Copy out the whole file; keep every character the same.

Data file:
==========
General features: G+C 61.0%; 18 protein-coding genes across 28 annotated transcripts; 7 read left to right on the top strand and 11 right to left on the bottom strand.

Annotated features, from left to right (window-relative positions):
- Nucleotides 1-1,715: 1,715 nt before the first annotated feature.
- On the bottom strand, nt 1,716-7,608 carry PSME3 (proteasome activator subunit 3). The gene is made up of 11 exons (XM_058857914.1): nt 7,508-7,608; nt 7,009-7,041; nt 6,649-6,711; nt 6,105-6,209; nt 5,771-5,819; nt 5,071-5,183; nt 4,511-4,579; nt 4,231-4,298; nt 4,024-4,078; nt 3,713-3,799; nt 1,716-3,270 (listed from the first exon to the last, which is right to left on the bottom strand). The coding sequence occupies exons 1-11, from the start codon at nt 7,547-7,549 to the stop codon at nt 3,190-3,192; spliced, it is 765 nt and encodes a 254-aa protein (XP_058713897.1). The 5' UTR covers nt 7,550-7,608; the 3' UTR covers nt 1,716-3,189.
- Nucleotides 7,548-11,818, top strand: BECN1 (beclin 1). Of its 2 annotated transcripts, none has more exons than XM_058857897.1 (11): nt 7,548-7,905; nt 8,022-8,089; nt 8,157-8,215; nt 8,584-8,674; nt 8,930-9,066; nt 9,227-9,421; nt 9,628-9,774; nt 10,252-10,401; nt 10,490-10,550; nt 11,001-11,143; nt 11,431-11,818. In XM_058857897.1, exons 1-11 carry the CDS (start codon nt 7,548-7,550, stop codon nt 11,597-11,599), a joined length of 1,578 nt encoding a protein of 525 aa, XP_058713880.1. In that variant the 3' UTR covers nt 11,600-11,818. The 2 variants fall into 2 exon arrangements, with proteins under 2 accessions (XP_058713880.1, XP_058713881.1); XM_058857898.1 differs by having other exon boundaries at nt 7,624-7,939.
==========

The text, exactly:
General features: G+C 61.0%; 18 protein-coding genes across 28 annotated transcripts; 7 read left to right on the top strand and 11 right to left on the bottom strand.

Annotated features, from left to right (window-relative positions):
- Nucleotides 1-1,715: 1,715 nt before the first annotated feature.
- On the bottom strand, nt 1,716-7,608 carry PSME3 (proteasome activator subunit 3). The gene is made up of 11 exons (XM_058857914.1): nt 7,508-7,608; nt 7,009-7,041; nt 6,649-6,711; nt 6,105-6,209; nt 5,771-5,819; nt 5,071-5,183; nt 4,511-4,579; nt 4,231-4,298; nt 4,024-4,078; nt 3,713-3,799; nt 1,716-3,270 (listed from the first exon to the last, which is right to left on the bottom strand). The coding sequence occupies exons 1-11, from the start codon at nt 7,547-7,549 to the stop codon at nt 3,190-3,192; spliced, it is 765 nt and encodes a 254-aa protein (XP_058713897.1). The 5' UTR covers nt 7,550-7,608; the 3' UTR covers nt 1,716-3,189.
- Nucleotides 7,548-11,818, top strand: BECN1 (beclin 1). Of its 2 annotated transcripts, none has more exons than XM_058857897.1 (11): nt 7,548-7,905; nt 8,022-8,089; nt 8,157-8,215; nt 8,584-8,674; nt 8,930-9,066; nt 9,227-9,421; nt 9,628-9,774; nt 10,252-10,401; nt 10,490-10,550; nt 11,001-11,143; nt 11,431-11,818. In XM_058857897.1, exons 1-11 carry the CDS (start codon nt 7,548-7,550, stop codon nt 11,597-11,599), a joined length of 1,578 nt encoding a protein of 525 aa, XP_058713880.1. In that variant the 3' UTR covers nt 11,600-11,818. The 2 variants fall into 2 exon arrangements, with proteins under 2 accessions (XP_058713880.1, XP_058713881.1); XM_058857898.1 differs by having other exon boundaries at nt 7,624-7,939.